Pittsburgh Public Schools will be hosting its annual back to school event, #WeArePPS, starting at 1 pm on August 21, 2017 — and this year’s event at Langley K-8 is going to include SKWIM and Water Polo.
Every year, families of Pittsburgh flock to an event designed to equip the kids with the resources necessary to achieve a healthy start to the 2017-2018 school year. #WeArePPS is open to all current Pittsburgh Public School students and it takes place at Pittsburgh Langley (2940 Sheraden Blvd., Pittsburgh, PA 15204) on Monday, August 21, 2017, from 1-5 p.m.
The events in the swim pool are going to happen from 1 to 3 pm. Advance sign-up on a web form is coming.
The event happens on a Monday as barbers are freely available to administer haircuts. This event includes a parent resource fair with information in alignment with districts beliefs. PPS aims to serve students and schools and create effective family and community partnerships in every school.
Other organizations, companies, and/or PPS departments can be a part of this event by hosting a table in our Parent Resource Fair. Or, you can offer to help us out at the swim pool by leaving a note below in the comment section of this posting. Follow up is expected. In addition to hosting a table, PPS is accepting donations (refreshments, books, school supplies, etc.) to distribute to families. If you’d like to host a table at the resource fair, please respond to Merecedes Howze, mhowze1 – at – pghboe.net by email by Friday, July 21, 2017.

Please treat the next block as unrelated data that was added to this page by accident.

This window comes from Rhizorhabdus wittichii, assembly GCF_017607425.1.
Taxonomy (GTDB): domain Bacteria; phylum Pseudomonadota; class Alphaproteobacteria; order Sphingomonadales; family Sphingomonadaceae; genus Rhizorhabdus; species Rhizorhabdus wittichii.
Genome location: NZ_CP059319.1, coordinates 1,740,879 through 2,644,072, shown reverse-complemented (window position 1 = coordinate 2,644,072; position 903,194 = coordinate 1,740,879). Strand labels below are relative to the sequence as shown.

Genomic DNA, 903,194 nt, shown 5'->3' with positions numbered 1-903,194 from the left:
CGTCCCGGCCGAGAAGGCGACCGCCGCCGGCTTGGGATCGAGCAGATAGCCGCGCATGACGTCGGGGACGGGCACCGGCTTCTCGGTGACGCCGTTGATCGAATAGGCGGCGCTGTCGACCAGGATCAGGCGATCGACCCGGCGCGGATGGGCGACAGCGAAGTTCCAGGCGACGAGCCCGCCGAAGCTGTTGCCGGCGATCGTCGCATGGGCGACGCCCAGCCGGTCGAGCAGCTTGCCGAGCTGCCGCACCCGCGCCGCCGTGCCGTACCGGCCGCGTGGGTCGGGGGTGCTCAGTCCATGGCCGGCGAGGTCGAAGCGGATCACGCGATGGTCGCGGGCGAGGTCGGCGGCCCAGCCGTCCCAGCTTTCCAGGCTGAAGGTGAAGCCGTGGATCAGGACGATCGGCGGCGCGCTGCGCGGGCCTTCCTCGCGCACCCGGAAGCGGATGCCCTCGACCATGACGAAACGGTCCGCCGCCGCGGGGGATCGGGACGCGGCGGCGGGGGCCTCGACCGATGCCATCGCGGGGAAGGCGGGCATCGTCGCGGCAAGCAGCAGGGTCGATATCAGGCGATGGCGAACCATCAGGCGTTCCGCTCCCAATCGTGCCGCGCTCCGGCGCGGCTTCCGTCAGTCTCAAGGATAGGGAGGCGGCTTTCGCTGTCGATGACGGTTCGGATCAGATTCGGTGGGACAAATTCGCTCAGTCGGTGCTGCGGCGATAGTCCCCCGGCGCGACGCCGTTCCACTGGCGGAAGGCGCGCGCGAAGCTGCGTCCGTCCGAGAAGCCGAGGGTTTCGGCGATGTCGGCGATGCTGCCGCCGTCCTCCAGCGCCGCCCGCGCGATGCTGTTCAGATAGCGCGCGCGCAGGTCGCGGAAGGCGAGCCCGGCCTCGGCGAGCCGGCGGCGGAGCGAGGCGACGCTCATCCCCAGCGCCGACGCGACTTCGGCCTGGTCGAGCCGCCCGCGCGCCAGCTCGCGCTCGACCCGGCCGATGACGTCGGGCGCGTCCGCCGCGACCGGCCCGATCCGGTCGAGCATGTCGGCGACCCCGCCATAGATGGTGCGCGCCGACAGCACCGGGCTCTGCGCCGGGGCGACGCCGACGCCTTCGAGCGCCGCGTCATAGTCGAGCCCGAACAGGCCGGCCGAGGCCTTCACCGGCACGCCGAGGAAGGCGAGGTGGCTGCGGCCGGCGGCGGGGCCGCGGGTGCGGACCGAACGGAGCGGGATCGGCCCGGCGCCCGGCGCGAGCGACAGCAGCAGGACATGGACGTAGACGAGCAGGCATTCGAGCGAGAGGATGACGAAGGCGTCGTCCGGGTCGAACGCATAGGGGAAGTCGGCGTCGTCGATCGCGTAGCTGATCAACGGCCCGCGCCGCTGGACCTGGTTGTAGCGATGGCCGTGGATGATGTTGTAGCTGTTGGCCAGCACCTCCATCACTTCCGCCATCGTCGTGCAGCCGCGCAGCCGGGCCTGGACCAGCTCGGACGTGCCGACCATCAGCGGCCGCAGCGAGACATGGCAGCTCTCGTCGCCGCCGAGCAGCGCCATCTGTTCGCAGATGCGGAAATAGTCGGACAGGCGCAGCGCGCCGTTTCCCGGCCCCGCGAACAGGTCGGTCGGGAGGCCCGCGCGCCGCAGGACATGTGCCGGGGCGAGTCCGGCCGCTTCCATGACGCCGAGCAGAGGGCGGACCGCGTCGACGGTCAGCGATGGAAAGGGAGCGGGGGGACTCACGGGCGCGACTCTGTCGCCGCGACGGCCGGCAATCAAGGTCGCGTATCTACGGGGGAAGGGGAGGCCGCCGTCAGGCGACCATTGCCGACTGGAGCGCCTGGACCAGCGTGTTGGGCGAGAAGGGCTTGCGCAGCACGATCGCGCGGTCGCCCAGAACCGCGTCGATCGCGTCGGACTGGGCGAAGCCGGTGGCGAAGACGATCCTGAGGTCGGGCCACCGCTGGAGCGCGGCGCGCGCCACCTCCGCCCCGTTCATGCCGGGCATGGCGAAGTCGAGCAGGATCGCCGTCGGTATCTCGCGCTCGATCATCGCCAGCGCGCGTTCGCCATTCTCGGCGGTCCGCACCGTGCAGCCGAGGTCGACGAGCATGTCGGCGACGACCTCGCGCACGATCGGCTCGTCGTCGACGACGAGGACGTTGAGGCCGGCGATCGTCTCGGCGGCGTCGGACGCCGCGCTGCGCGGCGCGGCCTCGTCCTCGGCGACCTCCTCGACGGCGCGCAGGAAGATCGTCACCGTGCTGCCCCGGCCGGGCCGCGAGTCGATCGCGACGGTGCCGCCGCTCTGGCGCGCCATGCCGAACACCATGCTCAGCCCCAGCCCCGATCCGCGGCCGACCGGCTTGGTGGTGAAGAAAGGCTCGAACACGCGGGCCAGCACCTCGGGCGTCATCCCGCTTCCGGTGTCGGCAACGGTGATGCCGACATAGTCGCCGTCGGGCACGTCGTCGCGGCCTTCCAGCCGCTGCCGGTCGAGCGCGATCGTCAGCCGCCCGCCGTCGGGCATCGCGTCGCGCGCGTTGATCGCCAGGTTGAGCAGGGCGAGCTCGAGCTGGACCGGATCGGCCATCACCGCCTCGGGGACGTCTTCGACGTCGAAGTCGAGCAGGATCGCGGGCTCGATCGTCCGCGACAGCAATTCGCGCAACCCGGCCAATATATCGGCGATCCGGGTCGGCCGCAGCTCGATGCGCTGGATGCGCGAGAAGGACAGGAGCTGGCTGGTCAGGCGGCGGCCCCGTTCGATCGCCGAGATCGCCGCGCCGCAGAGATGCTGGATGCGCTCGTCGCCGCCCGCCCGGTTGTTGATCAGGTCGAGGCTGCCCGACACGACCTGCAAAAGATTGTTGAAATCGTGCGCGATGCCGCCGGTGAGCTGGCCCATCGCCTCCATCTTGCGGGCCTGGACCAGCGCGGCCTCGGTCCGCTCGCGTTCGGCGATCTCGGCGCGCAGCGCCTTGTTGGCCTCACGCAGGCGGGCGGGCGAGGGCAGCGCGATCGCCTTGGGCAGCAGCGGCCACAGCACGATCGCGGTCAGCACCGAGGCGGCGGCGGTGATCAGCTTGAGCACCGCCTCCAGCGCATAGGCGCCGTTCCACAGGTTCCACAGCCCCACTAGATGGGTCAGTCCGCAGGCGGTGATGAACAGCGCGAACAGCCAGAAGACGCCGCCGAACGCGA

Good News! PPS has already received 98 stuffed book bags from Pittsburgh Moms Blog! There are dire needs for book bags and school supplies.
Game demonstration and competitions with students from Summer Dreamers Swim & Water Polo as well as The Pittsburgh Project are being scheduled.
PPS Langley is one of the five schools designated for the new project, “PPS Community Schools.” Read more insights in efforts to include aquatics as a feature of this venture.
Version 2. If you want the edition of the slide deck in iOS’s Keynote, just ask.
Tip: Click the zoom box so that the slides fill your entire screen. Comments, questions and discussions welcome, in person or leave a note below.
More discussion about the role of aquatics as part of PPS Community Schools can occur at 4:40 pm on Monday, August 21, as part of the #WeArePPS event at Langley. We’ll be in the resource area. See more insights at the other posting.
Additional background statement created at the Saturday Swim School.
Agenda of Standing Committee Meeting, June 7, 2017
Ordinance amending and supplementing the Pittsburgh Home Rule Charter, Article VII - Personnel, Section 707 - Multiple Employment Prohibited, by adding a new subsction f which will allow City employees being able to be scholastic sports coaches in part-time positions with Pittsburgh Public Schools.
The above text was put on hold for review of the City’s Law Department. Further text is not yet available. Expected action would be a change by substitution to make the amendment f as a ballot question at the next city-wide election.